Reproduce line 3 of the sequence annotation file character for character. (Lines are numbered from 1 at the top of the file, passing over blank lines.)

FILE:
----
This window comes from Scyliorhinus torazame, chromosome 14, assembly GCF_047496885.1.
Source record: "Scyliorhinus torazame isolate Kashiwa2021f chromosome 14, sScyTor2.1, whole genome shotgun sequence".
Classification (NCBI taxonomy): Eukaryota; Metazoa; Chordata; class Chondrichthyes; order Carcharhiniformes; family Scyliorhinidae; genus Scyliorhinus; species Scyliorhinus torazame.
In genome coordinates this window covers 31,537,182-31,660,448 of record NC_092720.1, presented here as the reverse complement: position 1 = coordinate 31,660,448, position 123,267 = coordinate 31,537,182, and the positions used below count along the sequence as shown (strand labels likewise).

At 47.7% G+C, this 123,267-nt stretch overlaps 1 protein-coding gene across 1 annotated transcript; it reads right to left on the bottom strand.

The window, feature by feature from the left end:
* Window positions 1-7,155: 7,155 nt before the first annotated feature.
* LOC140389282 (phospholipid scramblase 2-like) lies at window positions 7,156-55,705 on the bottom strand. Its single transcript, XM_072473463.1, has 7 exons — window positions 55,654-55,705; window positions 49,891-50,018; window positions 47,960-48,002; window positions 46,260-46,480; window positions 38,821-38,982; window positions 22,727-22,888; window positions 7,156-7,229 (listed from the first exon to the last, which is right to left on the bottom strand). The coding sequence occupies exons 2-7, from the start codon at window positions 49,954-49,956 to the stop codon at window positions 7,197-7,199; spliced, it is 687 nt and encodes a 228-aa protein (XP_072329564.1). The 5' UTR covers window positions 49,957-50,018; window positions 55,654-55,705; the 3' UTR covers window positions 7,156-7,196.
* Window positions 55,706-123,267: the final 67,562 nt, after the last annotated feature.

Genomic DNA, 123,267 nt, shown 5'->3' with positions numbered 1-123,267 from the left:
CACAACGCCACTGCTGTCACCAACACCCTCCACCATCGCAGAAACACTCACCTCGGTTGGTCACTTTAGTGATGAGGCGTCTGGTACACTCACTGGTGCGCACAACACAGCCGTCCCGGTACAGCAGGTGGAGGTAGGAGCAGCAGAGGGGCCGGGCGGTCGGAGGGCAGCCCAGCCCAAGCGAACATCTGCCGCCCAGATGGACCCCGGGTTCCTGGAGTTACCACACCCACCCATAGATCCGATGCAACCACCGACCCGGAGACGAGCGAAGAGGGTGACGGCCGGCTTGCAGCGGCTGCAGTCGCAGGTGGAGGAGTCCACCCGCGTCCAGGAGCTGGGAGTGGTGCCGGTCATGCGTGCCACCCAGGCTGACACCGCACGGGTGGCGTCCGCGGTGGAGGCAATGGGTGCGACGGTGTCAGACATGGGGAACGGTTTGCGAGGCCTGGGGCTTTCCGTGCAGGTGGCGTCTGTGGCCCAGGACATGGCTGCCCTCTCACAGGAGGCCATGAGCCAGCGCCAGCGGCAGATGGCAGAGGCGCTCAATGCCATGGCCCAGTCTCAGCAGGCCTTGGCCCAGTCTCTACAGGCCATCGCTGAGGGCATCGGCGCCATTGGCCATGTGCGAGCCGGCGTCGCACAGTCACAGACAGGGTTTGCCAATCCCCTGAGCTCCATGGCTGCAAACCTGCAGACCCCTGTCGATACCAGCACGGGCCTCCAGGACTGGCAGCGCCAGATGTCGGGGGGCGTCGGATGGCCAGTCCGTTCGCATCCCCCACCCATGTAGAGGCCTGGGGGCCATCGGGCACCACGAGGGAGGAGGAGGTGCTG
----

Classification (NCBI taxonomy): Eukaryota; Metazoa; Chordata; class Chondrichthyes; order Carcharhiniformes; family Scyliorhinidae; genus Scyliorhinus; species Scyliorhinus torazame.